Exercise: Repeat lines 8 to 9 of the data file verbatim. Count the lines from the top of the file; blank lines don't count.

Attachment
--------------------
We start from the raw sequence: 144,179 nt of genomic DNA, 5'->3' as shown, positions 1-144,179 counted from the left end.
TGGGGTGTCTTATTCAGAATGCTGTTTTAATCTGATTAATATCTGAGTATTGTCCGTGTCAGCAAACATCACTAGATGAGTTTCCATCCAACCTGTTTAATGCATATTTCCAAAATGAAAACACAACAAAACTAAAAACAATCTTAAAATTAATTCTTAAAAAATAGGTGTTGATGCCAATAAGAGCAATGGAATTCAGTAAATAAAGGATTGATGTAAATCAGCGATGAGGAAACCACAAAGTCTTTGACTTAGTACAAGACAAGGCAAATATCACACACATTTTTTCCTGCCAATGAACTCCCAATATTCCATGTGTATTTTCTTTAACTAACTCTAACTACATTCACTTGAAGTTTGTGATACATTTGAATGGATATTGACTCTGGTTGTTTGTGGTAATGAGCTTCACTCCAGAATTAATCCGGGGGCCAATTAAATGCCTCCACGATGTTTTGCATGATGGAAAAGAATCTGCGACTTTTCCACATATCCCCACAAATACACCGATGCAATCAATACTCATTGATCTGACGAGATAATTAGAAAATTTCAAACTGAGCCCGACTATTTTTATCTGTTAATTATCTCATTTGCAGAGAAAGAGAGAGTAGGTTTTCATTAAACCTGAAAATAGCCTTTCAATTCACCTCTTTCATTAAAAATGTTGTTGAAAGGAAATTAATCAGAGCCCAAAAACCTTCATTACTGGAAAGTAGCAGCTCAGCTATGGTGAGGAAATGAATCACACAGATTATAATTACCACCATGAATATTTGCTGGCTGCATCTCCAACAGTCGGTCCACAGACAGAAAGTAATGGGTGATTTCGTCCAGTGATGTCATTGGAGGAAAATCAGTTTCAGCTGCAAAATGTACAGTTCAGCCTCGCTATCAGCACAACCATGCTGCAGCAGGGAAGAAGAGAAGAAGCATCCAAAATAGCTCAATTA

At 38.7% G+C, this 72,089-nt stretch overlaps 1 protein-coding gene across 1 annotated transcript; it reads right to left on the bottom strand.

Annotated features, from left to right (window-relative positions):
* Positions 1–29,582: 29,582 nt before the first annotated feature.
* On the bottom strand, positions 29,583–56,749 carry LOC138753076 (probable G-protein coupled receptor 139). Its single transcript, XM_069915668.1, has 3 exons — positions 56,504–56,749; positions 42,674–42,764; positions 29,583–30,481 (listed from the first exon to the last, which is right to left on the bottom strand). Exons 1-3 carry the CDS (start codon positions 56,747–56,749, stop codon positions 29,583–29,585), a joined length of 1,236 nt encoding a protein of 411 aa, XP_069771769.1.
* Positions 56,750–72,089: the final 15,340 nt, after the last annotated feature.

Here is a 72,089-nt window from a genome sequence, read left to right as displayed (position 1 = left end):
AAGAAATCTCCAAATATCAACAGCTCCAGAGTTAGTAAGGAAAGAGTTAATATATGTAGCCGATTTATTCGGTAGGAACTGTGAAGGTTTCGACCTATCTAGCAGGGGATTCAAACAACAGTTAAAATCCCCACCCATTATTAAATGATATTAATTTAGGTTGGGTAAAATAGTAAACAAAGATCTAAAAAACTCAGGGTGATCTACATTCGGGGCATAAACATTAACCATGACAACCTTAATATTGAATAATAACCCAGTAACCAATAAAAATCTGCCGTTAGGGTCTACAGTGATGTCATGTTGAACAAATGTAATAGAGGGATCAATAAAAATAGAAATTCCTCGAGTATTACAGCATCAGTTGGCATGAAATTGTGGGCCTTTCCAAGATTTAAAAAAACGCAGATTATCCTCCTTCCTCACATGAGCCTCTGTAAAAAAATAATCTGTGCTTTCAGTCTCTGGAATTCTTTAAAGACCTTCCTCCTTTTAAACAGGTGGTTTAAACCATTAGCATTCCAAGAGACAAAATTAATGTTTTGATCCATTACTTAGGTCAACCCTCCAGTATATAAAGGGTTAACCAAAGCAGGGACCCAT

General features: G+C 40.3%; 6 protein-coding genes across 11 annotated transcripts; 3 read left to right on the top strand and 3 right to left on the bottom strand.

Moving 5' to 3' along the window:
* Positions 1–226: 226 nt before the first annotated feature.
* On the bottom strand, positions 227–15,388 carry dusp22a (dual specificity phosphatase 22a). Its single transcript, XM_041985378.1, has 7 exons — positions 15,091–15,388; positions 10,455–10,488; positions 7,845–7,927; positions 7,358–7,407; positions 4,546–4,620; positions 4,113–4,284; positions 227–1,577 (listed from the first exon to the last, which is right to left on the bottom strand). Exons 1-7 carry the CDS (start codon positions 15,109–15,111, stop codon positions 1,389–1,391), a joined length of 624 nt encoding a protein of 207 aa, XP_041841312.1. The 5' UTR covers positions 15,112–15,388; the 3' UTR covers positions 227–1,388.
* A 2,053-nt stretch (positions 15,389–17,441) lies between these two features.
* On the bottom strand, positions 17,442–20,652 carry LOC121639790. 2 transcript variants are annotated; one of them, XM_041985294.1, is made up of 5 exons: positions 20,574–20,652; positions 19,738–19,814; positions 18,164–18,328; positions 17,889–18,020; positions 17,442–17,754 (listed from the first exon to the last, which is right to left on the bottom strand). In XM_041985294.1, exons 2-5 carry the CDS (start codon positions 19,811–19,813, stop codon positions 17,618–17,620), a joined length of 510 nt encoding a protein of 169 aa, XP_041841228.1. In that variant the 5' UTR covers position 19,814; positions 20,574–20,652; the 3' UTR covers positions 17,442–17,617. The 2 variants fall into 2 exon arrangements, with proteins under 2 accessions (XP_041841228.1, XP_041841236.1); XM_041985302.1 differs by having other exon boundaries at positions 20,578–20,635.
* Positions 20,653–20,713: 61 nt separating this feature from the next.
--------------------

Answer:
Here is a 72,089-nt window from a genome sequence, read left to right as displayed (position 1 = left end):
AAGAAATCTCCAAATATCAACAGCTCCAGAGTTAGTAAGGAAAGAGTTAATATATGTAGCCGATTTATTCGGTAGGAACTGTGAAGGTTTCGACCTATCTAGCAGGGGATTCAAACAACAGTTAAAATCCCCACCCATTATTAAATGATATTAATTTAGGTTGGGTAAAATAGTAAACAAAGATCTAAAAAACTCAGGGTGATCTACATTCGGGGCATAAACATTAACCATGACAACCTTAATATTGAATAATAACCCAGTAACCAATAAAAATCTGCCGTTAGGGTCTACAGTGATGTCATGTTGAACAAATGTAATAGAGGGATCAATAAAAATAGAAATTCCTCGAGTATTACAGCATCAGTTGGCATGAAATTGTGGGCCTTTCCAAGATTTAAAAAAACGCAGATTATCCTCCTTCCTCACATGAGCCTCTGTAAAAAAATAATCTGTGCTTTCAGTCTCTGGAATTCTTTAAAGACCTTCCTCCTTTTAAACAGGTGGTTTAAACCATTAGCATTCCAAGAGACAAAATTAATGTTTTGATCCATTACTTAGGTCAACCCTCCAGTATATAAAGGGTTAACCAAAGCAGGGACCCAT